The Northeast extension of the program is hosted at Cornell University, covering Delaware, Pennsylvania, Maryland, New York, West Virginia and Ohio. Three weeks of intensive training focuses on global issues such as sustainability, biofuels and environment.

The goal is to not only ignite student interest while bettering STEM education, but to also bring awareness to society, disseminate technological understanding and create a skilled future workforce that can address the technological barriers to the renewable energy challenges their generation will face.

Diane Wuest, a doctoral candidate in chemical and biomolecular engineering at UD and outreach coordinator for DBI, became a master teacher trainer this summer.

“Some of the highlights of the three-week training were the field trips,” said Wuest. “Experiencing a sustainable village first hand and touring a 4,000-head dairy farm that implemented an anaerobic digester to power the entire farm was impressive. This is the future of bioenergy.”

Master teachers then educate more people in their respective states. Shortly after receiving her master teacher certificate, Wuest led a one-week session at DSU teaching program lectures and lab activities based on her training received at Cornell.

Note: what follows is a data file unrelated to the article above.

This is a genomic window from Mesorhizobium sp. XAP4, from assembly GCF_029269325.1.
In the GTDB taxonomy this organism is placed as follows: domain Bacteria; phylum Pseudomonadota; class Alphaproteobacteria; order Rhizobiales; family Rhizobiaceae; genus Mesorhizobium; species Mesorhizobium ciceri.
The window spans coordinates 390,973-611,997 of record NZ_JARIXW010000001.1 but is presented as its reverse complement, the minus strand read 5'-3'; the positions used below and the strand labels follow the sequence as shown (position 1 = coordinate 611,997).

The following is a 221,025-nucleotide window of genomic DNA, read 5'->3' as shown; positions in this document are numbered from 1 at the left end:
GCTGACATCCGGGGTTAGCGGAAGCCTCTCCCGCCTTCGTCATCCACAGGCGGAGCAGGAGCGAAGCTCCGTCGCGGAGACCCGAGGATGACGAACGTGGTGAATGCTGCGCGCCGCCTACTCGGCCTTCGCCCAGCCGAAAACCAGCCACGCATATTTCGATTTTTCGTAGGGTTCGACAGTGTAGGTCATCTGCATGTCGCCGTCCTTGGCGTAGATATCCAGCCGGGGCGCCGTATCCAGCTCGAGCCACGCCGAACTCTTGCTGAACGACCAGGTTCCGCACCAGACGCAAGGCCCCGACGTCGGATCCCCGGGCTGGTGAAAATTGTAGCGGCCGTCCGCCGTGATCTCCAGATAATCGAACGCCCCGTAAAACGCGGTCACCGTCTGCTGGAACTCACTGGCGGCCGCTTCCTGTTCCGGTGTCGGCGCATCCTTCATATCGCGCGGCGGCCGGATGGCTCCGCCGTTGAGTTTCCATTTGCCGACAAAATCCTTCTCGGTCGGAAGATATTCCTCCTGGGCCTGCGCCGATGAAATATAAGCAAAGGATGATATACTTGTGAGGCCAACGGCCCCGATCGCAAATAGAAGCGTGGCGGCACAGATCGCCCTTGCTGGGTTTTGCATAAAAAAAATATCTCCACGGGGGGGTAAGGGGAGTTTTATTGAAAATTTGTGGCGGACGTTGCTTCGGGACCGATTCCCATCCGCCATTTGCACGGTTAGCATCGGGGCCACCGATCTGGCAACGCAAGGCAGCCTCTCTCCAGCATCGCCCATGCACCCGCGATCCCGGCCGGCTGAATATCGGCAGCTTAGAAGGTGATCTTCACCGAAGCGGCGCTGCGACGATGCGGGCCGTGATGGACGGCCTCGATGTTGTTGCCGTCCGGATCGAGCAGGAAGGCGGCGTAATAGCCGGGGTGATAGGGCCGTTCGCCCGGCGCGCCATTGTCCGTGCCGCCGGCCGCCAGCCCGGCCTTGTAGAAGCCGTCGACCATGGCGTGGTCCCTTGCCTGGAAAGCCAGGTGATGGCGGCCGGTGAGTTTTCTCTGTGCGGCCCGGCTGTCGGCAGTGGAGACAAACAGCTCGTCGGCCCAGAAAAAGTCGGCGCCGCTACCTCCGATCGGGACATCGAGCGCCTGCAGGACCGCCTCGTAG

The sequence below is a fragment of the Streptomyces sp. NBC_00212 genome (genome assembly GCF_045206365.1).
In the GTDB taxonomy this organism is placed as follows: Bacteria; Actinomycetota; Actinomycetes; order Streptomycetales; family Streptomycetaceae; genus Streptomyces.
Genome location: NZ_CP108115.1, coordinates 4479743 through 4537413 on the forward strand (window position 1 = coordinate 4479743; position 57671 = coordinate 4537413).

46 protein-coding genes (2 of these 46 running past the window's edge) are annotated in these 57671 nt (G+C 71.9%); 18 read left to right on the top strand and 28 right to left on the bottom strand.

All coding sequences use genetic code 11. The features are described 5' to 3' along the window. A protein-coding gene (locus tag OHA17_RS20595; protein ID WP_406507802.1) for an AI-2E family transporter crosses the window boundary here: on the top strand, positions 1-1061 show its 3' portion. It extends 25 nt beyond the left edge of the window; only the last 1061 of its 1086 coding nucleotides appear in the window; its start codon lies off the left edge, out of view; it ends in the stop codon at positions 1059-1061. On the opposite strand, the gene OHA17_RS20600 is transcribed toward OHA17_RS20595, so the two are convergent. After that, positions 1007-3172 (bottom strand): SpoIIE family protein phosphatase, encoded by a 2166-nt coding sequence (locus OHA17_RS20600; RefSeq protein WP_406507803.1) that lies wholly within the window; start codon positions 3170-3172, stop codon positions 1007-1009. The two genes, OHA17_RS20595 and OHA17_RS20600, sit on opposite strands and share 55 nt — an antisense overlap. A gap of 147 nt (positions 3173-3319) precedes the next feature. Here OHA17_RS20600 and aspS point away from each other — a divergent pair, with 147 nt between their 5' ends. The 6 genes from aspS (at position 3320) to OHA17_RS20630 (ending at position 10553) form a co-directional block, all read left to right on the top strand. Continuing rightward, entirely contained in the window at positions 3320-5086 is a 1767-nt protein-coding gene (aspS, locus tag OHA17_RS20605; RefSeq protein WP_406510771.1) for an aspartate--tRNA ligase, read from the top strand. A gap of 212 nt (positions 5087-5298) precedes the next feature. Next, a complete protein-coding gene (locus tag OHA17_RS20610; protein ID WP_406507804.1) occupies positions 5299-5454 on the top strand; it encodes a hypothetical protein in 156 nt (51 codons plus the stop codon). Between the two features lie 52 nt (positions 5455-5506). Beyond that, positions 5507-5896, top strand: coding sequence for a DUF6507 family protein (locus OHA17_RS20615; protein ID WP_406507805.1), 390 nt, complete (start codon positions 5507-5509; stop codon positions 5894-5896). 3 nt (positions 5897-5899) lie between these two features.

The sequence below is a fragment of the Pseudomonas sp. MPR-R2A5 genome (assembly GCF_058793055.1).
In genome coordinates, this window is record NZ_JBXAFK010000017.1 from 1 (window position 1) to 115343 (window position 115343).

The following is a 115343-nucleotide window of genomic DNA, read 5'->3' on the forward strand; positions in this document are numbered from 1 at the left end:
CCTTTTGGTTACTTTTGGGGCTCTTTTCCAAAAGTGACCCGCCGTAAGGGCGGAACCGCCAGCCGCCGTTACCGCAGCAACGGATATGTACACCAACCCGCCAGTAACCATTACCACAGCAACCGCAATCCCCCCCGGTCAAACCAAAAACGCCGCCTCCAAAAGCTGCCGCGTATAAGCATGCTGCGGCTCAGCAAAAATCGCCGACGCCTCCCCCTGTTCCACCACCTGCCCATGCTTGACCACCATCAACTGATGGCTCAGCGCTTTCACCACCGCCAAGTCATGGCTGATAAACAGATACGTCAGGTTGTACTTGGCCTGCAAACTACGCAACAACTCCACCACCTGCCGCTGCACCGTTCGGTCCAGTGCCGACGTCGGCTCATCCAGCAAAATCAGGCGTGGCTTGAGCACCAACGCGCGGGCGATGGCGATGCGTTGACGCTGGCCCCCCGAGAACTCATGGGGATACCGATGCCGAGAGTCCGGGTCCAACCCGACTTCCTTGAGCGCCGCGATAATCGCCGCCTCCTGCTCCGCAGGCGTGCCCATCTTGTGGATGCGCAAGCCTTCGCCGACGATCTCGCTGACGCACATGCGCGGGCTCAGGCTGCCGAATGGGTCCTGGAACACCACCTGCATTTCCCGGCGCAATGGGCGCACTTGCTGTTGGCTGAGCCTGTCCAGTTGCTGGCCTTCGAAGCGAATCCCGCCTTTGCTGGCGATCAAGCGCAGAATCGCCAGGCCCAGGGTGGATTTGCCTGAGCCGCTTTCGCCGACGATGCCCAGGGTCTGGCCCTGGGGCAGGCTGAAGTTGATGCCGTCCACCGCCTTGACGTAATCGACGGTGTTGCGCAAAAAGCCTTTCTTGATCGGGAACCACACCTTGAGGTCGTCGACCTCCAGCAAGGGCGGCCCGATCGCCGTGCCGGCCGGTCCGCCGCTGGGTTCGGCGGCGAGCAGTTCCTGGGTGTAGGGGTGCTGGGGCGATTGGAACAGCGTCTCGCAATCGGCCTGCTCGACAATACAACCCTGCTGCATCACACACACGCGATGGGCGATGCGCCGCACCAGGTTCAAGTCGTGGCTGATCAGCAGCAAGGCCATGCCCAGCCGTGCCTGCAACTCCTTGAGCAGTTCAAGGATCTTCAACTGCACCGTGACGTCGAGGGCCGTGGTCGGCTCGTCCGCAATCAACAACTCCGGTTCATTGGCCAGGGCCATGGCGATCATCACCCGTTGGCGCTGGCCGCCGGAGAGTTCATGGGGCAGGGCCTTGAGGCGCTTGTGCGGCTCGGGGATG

“I was able to focus my lessons on what the local participants wanted to learn—in particular, biodiesel production,” said Wuest. “And I taught them how to translate the information into teaching labs and lesson plans with a focus on other STEM disciplines.”

“This initiative is multi-focal,” says Lee. “In addition to facilitating these outreach and extension efforts, we hope to support Delaware's Race to the Top efforts to improve our state's education programs.”

 

 

 

 

1 Responses

  1. Robert Laporte

    2012-11-17

    1

    It's great to see these training programs catching more interest. I traveled more than 80,000 km across North America presenting lectures, meeting with town councils, municipal officials and industry leaders to present the Neutopia Public Awareness Seminars which are two-hour multi-media voyage into the realm of renewable energy and it literally blew away not only the general public, but also the professors and scientists that we met with. The most important aspect to educate them with is that our communities can own their own power plants and their own biofuel stations, rather than allow foreign investors to own them (i.e.: take a good look at who the major shareholders are of American oil companies and the Canadian Oil Sands and you'll realize that we need to change this structure immediately, as it most definitely is a matter of national security). This is why Neutopia ecoSOLUTIONS Inc. initiated our Public Awareness seminar series and created the world's first Social Benefit energy company; 80-100% of our profits must be re-invested into the host community on Community Improvement Plans to help education programs, food banks, long term care facilities etc. Transforming industrial and community problems into social solutions isn't just an idea; it's our responsibility!